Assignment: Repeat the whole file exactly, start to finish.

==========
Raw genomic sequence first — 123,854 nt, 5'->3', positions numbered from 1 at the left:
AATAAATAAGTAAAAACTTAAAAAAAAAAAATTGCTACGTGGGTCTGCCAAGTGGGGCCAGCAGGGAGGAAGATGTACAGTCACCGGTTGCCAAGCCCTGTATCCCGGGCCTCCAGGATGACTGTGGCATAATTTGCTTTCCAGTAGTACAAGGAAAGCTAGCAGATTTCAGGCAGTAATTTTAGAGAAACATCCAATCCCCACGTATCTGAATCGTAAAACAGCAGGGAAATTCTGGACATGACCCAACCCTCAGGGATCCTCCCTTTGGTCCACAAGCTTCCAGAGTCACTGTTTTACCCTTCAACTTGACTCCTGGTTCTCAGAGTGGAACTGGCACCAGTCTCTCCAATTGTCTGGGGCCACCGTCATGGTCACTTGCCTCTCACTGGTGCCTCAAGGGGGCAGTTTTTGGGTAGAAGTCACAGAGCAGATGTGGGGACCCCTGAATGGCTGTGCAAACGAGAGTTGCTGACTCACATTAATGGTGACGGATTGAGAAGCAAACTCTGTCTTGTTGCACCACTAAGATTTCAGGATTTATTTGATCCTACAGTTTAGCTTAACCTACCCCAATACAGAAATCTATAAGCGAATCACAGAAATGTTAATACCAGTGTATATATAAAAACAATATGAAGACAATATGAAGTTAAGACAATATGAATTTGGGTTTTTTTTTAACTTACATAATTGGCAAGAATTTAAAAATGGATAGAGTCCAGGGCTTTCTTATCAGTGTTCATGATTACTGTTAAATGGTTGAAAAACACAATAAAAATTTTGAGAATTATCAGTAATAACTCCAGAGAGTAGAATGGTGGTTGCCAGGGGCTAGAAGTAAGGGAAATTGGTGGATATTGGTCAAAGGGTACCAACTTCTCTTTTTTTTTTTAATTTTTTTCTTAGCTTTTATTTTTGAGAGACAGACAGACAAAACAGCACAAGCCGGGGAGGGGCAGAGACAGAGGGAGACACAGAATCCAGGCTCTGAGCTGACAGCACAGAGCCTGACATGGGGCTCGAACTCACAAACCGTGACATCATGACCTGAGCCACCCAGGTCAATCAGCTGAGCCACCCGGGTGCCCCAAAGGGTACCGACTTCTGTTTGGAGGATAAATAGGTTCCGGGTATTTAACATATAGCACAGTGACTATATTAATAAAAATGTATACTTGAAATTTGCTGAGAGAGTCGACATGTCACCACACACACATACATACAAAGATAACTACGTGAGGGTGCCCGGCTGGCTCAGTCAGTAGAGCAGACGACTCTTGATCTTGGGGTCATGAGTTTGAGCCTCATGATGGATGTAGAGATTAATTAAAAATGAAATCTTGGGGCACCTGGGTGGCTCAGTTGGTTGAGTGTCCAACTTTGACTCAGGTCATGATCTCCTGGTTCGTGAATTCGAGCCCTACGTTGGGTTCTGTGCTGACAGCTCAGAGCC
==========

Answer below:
Raw genomic sequence first — 123,854 nt, 5'->3', positions numbered from 1 at the left:
AATAAATAAGTAAAAACTTAAAAAAAAAAAATTGCTACGTGGGTCTGCCAAGTGGGGCCAGCAGGGAGGAAGATGTACAGTCACCGGTTGCCAAGCCCTGTATCCCGGGCCTCCAGGATGACTGTGGCATAATTTGCTTTCCAGTAGTACAAGGAAAGCTAGCAGATTTCAGGCAGTAATTTTAGAGAAACATCCAATCCCCACGTATCTGAATCGTAAAACAGCAGGGAAATTCTGGACATGACCCAACCCTCAGGGATCCTCCCTTTGGTCCACAAGCTTCCAGAGTCACTGTTTTACCCTTCAACTTGACTCCTGGTTCTCAGAGTGGAACTGGCACCAGTCTCTCCAATTGTCTGGGGCCACCGTCATGGTCACTTGCCTCTCACTGGTGCCTCAAGGGGGCAGTTTTTGGGTAGAAGTCACAGAGCAGATGTGGGGACCCCTGAATGGCTGTGCAAACGAGAGTTGCTGACTCACATTAATGGTGACGGATTGAGAAGCAAACTCTGTCTTGTTGCACCACTAAGATTTCAGGATTTATTTGATCCTACAGTTTAGCTTAACCTACCCCAATACAGAAATCTATAAGCGAATCACAGAAATGTTAATACCAGTGTATATATAAAAACAATATGAAGACAATATGAAGTTAAGACAATATGAATTTGGGTTTTTTTTTAACTTACATAATTGGCAAGAATTTAAAAATGGATAGAGTCCAGGGCTTTCTTATCAGTGTTCATGATTACTGTTAAATGGTTGAAAAACACAATAAAAATTTTGAGAATTATCAGTAATAACTCCAGAGAGTAGAATGGTGGTTGCCAGGGGCTAGAAGTAAGGGAAATTGGTGGATATTGGTCAAAGGGTACCAACTTCTCTTTTTTTTTTTAATTTTTTTCTTAGCTTTTATTTTTGAGAGACAGACAGACAAAACAGCACAAGCCGGGGAGGGGCAGAGACAGAGGGAGACACAGAATCCAGGCTCTGAGCTGACAGCACAGAGCCTGACATGGGGCTCGAACTCACAAACCGTGACATCATGACCTGAGCCACCCAGGTCAATCAGCTGAGCCACCCGGGTGCCCCAAAGGGTACCGACTTCTGTTTGGAGGATAAATAGGTTCCGGGTATTTAACATATAGCACAGTGACTATATTAATAAAAATGTATACTTGAAATTTGCTGAGAGAGTCGACATGTCACCACACACACATACATACAAAGATAACTACGTGAGGGTGCCCGGCTGGCTCAGTCAGTAGAGCAGACGACTCTTGATCTTGGGGTCATGAGTTTGAGCCTCATGATGGATGTAGAGATTAATTAAAAATGAAATCTTGGGGCACCTGGGTGGCTCAGTTGGTTGAGTGTCCAACTTTGACTCAGGTCATGATCTCCTGGTTCGTGAATTCGAGCCCTACGTTGGGTTCTGTGCTGACAGCTCAGAGCC